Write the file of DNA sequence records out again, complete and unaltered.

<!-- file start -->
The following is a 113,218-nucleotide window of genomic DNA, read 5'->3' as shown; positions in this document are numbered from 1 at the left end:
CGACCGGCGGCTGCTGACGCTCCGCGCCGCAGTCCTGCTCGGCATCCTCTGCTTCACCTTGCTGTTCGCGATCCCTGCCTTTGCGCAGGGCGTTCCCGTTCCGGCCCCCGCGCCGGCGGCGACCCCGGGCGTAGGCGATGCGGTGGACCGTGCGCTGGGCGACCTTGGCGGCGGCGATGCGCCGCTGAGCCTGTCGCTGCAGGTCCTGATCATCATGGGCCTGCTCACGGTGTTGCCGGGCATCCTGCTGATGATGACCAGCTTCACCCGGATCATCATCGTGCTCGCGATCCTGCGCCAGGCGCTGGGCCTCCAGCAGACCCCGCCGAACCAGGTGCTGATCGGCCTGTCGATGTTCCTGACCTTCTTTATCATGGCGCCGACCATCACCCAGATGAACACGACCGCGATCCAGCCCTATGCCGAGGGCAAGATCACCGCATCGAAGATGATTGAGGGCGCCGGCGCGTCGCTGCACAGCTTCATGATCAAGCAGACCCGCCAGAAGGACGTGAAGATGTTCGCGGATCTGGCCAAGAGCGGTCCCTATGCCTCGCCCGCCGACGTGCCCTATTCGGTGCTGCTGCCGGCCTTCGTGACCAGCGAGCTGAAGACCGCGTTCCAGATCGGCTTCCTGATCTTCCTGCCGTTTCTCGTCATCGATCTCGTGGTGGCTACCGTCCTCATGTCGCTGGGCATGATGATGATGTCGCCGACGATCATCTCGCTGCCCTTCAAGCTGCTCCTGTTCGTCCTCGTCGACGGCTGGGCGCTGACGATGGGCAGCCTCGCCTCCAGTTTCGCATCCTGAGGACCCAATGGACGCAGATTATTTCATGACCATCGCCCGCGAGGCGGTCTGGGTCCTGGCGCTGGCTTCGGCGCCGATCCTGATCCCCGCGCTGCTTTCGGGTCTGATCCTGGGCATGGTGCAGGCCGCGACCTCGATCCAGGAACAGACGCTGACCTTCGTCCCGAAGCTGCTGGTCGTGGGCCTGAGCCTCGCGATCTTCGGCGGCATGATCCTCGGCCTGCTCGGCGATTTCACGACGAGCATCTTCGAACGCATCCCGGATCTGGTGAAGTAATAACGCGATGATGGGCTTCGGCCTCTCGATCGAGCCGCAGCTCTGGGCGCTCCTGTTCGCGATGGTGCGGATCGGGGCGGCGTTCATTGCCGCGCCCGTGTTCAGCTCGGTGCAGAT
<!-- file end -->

The following is a 113,218-nucleotide window of genomic DNA, read 5'->3' as shown; positions in this document are numbered from 1 at the left end:
CGACCGGCGGCTGCTGACGCTCCGCGCCGCAGTCCTGCTCGGCATCCTCTGCTTCACCTTGCTGTTCGCGATCCCTGCCTTTGCGCAGGGCGTTCCCGTTCCGGCCCCCGCGCCGGCGGCGACCCCGGGCGTAGGCGATGCGGTGGACCGTGCGCTGGGCGACCTTGGCGGCGGCGATGCGCCGCTGAGCCTGTCGCTGCAGGTCCTGATCATCATGGGCCTGCTCACGGTGTTGCCGGGCATCCTGCTGATGATGACCAGCTTCACCCGGATCATCATCGTGCTCGCGATCCTGCGCCAGGCGCTGGGCCTCCAGCAGACCCCGCCGAACCAGGTGCTGATCGGCCTGTCGATGTTCCTGACCTTCTTTATCATGGCGCCGACCATCACCCAGATGAACACGACCGCGATCCAGCCCTATGCCGAGGGCAAGATCACCGCATCGAAGATGATTGAGGGCGCCGGCGCGTCGCTGCACAGCTTCATGATCAAGCAGACCCGCCAGAAGGACGTGAAGATGTTCGCGGATCTGGCCAAGAGCGGTCCCTATGCCTCGCCCGCCGACGTGCCCTATTCGGTGCTGCTGCCGGCCTTCGTGACCAGCGAGCTGAAGACCGCGTTCCAGATCGGCTTCCTGATCTTCCTGCCGTTTCTCGTCATCGATCTCGTGGTGGCTACCGTCCTCATGTCGCTGGGCATGATGATGATGTCGCCGACGATCATCTCGCTGCCCTTCAAGCTGCTCCTGTTCGTCCTCGTCGACGGCTGGGCGCTGACGATGGGCAGCCTCGCCTCCAGTTTCGCATCCTGAGGACCCAATGGACGCAGATTATTTCATGACCATCGCCCGCGAGGCGGTCTGGGTCCTGGCGCTGGCTTCGGCGCCGATCCTGATCCCCGCGCTGCTTTCGGGTCTGATCCTGGGCATGGTGCAGGCCGCGACCTCGATCCAGGAACAGACGCTGACCTTCGTCCCGAAGCTGCTGGTCGTGGGCCTGAGCCTCGCGATCTTCGGCGGCATGATCCTCGGCCTGCTCGGCGATTTCACGACGAGCATCTTCGAACGCATCCCGGATCTGGTGAAGTAATAACGCGATGATGGGCTTCGGCCTCTCGATCGAGCCGCAGCTCTGGGCGCTCCTGTTCGCGATGGTGCGGATCGGGGCGGCGTTCATTGCCGCGCCCGTGTTCAGCTCGGTGCAGAT